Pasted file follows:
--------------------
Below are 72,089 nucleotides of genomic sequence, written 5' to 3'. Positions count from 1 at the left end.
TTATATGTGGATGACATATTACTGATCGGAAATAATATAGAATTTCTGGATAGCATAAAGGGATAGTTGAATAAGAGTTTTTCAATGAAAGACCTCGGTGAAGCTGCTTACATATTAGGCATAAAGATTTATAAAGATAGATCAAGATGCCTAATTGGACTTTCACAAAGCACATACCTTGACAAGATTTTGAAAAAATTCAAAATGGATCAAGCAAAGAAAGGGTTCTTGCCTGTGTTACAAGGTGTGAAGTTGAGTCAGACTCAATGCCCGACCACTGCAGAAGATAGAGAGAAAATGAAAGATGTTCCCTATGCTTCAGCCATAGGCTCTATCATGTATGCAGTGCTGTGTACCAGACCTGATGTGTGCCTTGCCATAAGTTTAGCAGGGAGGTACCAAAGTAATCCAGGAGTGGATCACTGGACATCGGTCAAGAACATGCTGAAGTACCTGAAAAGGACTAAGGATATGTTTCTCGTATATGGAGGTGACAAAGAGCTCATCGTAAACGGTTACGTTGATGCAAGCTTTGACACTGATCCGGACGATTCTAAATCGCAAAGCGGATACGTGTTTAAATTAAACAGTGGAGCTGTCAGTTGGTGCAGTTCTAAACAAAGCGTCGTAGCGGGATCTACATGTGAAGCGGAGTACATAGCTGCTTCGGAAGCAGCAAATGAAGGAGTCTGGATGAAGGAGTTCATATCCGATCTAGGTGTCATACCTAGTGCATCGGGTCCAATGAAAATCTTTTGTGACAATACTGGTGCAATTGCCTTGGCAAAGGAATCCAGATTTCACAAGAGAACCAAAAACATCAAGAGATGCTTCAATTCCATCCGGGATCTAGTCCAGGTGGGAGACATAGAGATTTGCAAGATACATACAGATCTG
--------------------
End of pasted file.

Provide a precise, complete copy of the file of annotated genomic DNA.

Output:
Below are 72,089 nucleotides of genomic sequence, written 5' to 3'. Positions count from 1 at the left end.
TTATATGTGGATGACATATTACTGATCGGAAATAATATAGAATTTCTGGATAGCATAAAGGGATAGTTGAATAAGAGTTTTTCAATGAAAGACCTCGGTGAAGCTGCTTACATATTAGGCATAAAGATTTATAAAGATAGATCAAGATGCCTAATTGGACTTTCACAAAGCACATACCTTGACAAGATTTTGAAAAAATTCAAAATGGATCAAGCAAAGAAAGGGTTCTTGCCTGTGTTACAAGGTGTGAAGTTGAGTCAGACTCAATGCCCGACCACTGCAGAAGATAGAGAGAAAATGAAAGATGTTCCCTATGCTTCAGCCATAGGCTCTATCATGTATGCAGTGCTGTGTACCAGACCTGATGTGTGCCTTGCCATAAGTTTAGCAGGGAGGTACCAAAGTAATCCAGGAGTGGATCACTGGACATCGGTCAAGAACATGCTGAAGTACCTGAAAAGGACTAAGGATATGTTTCTCGTATATGGAGGTGACAAAGAGCTCATCGTAAACGGTTACGTTGATGCAAGCTTTGACACTGATCCGGACGATTCTAAATCGCAAAGCGGATACGTGTTTAAATTAAACAGTGGAGCTGTCAGTTGGTGCAGTTCTAAACAAAGCGTCGTAGCGGGATCTACATGTGAAGCGGAGTACATAGCTGCTTCGGAAGCAGCAAATGAAGGAGTCTGGATGAAGGAGTTCATATCCGATCTAGGTGTCATACCTAGTGCATCGGGTCCAATGAAAATCTTTTGTGACAATACTGGTGCAATTGCCTTGGCAAAGGAATCCAGATTTCACAAGAGAACCAAAAACATCAAGAGATGCTTCAATTCCATCCGGGATCTAGTCCAGGTGGGAGACATAGAGATTTGCAAGATACATACAGATCTG